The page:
Many bloggers and small business owners overlook the importance of their contact page. I can’t blame anyone; it’s easy to do!
Only visitors who know exactly what they want will go to my Contact page and all they need is to fill out this little form, right?
Well, not so much.
It turns out if you spend a little extra time on your Contact page that you may see some good returns. By making a few additions and modifications you can increase your Contact page’s effectiveness in terms of:
- Gaining new clients
- New collaboration opportunities (that you’re interested in)
- Avoiding having to answer the same questions, and
- Keeping visitors from reaching out before they’ve seen all the information available to them
Something else that may surprise you? A lot of people visit your contact page when they’re trying to learn more about you. I know I do. If I find a new blogger I really like I’m going to find out everything I can about them. Stalker-ish? Possibly. But it’s surprising how much you can learn on a Contact page! And based on my site analytics I’m not the only one that does this.
Your contact page can say a lot about you. Others can get an idea of how welcoming you are, how willing you are to interact with your audience, your experience, and your openness to collaborations. You want to make sure that you’re giving off the right vibe so no opportunities are missed. Below are the 8, yes 8, things that should be on your Contact page.
1. A Warm Welcome
This one is nice and easy. In fact, you could go add it right now!
Make sure that when a new visitor views your Contact page that they feel welcome. Say “hey”, quickly thank them for viewing your site, and encourage them to reach out.
Just this quick change will put your visitors at ease. Remember that nervous feeling you got last time you reached out to someone you wanted to collaborate with or hire? Yeah, your visitors have that too!
2. A Picture
Not everyone agrees with me on this one, but I like having a welcoming picture on my Contact page. It fits right in with our last point in making your visitors feel at ease and more likely to reach out to you.
I know that I feel more connected with someone if I know what they look like. And if I’m already nervous about reaching out a smiling face can chase some of those nerves away.
3. Your Availability
Your Contact page is also a great place to display your availability. If you have a lot of people reaching out for a service you provide or the opening date for a course, you can save yourself some time by including that right on your contact page.
This way, people who are willing to wait will still reach out, but already have the correct expectations set. And those who aren’t willing to wait save both of you a little time.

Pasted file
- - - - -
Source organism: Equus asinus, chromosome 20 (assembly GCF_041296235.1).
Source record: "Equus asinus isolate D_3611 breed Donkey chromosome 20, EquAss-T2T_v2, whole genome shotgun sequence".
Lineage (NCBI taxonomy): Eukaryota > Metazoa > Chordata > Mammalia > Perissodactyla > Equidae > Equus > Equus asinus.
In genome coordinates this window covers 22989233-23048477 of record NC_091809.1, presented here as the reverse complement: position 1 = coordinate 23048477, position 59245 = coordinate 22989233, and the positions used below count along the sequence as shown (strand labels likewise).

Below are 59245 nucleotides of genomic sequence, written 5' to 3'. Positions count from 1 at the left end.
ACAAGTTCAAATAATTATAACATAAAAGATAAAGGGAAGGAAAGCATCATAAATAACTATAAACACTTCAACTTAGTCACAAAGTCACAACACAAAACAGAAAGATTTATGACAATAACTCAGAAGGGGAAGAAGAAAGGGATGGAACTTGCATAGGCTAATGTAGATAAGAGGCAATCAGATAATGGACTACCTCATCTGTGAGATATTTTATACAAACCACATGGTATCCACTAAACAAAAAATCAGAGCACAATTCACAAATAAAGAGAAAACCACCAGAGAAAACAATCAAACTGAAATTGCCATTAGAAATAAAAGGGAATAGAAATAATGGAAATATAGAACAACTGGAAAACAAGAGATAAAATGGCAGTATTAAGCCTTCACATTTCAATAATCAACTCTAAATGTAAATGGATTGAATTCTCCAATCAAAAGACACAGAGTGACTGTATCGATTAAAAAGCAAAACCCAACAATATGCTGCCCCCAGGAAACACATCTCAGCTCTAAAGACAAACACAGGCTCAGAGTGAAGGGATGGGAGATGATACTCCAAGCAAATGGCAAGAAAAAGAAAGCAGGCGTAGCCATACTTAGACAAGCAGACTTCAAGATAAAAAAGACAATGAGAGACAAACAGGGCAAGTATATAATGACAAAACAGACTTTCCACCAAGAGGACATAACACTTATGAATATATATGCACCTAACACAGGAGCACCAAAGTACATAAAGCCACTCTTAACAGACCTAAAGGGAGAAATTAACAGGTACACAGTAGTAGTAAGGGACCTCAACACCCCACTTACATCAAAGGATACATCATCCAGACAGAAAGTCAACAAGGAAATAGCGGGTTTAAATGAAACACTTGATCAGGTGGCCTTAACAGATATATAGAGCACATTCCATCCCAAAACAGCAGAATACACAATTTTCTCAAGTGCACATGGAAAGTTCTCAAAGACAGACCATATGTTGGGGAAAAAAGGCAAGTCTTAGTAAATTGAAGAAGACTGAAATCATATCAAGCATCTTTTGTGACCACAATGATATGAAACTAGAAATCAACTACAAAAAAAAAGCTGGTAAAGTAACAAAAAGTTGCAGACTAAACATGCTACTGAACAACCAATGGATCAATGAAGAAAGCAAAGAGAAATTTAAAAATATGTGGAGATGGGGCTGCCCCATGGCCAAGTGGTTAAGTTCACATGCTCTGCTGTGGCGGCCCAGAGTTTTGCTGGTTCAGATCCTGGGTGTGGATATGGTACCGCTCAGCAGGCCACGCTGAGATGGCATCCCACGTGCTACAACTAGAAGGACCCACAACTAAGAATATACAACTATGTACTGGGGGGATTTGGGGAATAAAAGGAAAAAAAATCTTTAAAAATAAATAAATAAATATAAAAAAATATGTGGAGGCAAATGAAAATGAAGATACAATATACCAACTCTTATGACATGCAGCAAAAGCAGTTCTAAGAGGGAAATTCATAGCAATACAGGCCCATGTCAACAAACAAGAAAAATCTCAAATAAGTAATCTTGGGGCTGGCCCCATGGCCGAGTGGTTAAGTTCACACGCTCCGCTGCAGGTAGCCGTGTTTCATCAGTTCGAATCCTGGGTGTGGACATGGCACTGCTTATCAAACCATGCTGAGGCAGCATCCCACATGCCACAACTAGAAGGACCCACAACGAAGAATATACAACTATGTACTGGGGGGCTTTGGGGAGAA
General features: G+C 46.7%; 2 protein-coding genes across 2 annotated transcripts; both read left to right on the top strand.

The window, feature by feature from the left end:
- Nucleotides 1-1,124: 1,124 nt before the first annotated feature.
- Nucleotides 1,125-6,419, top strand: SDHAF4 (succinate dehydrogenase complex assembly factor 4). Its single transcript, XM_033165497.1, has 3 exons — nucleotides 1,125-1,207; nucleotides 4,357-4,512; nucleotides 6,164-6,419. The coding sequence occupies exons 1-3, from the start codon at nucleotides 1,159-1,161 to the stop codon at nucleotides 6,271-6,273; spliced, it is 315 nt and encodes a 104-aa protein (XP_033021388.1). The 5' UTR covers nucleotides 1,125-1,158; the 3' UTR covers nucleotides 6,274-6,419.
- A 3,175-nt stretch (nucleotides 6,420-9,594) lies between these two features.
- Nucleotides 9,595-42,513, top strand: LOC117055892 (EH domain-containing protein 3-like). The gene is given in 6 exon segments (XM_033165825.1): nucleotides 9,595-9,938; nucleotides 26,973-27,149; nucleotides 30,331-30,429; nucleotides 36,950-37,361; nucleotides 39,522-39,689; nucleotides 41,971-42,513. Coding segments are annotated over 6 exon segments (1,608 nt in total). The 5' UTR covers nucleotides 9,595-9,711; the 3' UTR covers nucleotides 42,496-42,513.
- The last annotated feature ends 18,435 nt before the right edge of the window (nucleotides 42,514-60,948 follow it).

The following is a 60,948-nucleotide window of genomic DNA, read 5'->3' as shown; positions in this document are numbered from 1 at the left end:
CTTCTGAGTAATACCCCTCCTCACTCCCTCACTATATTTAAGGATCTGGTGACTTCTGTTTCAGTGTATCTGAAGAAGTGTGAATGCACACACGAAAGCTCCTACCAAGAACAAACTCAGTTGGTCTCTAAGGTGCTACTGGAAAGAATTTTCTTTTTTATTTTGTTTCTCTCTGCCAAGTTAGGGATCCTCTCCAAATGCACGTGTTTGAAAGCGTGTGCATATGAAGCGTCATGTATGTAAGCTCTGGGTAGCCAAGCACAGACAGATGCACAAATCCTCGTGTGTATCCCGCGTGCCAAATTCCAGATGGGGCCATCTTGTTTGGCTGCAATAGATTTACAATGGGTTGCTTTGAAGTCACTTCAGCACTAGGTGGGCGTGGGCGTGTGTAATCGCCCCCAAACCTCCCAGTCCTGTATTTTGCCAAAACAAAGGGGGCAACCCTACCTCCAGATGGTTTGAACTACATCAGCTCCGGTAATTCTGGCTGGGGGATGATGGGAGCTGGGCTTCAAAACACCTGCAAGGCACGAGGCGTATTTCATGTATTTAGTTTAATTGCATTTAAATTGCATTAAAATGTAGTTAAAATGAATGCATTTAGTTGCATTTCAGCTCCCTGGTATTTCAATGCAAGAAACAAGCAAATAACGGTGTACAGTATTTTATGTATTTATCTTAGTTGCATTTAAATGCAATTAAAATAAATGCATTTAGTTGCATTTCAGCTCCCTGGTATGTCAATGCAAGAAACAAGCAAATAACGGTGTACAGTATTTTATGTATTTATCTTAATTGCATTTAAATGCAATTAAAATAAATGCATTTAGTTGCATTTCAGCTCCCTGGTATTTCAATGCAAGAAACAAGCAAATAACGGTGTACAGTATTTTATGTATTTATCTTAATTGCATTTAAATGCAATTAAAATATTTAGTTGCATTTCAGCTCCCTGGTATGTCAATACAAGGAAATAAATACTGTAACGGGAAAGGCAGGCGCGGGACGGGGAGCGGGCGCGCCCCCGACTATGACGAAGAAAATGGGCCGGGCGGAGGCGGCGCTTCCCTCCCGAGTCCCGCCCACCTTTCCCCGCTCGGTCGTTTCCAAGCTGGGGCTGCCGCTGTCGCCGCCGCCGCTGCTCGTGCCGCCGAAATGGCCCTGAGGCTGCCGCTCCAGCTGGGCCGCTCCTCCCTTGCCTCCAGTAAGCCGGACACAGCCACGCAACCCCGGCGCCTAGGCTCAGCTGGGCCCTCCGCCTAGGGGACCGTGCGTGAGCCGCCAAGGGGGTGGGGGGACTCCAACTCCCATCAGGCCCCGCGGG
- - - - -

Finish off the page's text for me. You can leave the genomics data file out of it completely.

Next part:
4. Collaboration Details
Reaching out for collaborations can be intimidating, even if it’s just a simple guest post.
If you’re open to collaborations let your fellow bloggers and business owners know more. Include few quick words about what you’re open to as far as topics and types of collaborations go.
If you accept guest posts this is also a great place to include your posting guidelines. You can either link to a shared document (like I do) or create a guest-posting page on your blog with the guidelines listed out. This is a great way to save yourself some back and forth emails with your guest posters!
5. Frequently Asked Questions
If you’re someone who gets similar questions over and over again, your Contact page is a great place for a quick FAQ. You can include it either right underneath your contact form or create a new page for it.
Again, you’re saving time for both yourself and those reaching out to you!
6. Social Media Links
I like to include social media links on my Contact page for a couple of reasons.
First, the people just poking around, not really looking to reach out will run across them and may follow you on your favorite platforms. And second, it’s a great way to let potential clients, customers, and collaborators know if you answer simple questions more quickly on a platform like Twitter or Facebook. This is a great way to cut down on the quick and simple questions that clutter your inbox.
7. Your Email Address
Sometimes a contact form just doesn’t seem quite right. If I’m reaching out to collaborate with someone I know, I don’t want to use the contact form, I’d rather just write an email. I know that others simply dislike contact forms altogether.
Because of that, it’s a good idea to include your email address above your contact form to catch those people who may not want to use it.
8. Office Hours / Expected Response Time
This one is important, especially if you work non-regular hours or take more than 24 hours to respond to emails.
For myself, I generally answer within 24 hours, but I don’t work regular business hours. Instead I’m working around the hours of 5pm-8:30pm on weeknights and all day on weekends.
If you take more than a day to respond and someone doesn’t know to expect that, they may give up over the course of a couple of days. This can lose you a client or great collaboration opportunity.
To avoid this include a quick line explaining how long someone can expect to wait before hearing back from you.
What Did I Miss?
Is there anything you like to see on Contact pages that I missed? How many of these things did you have on your Contact page?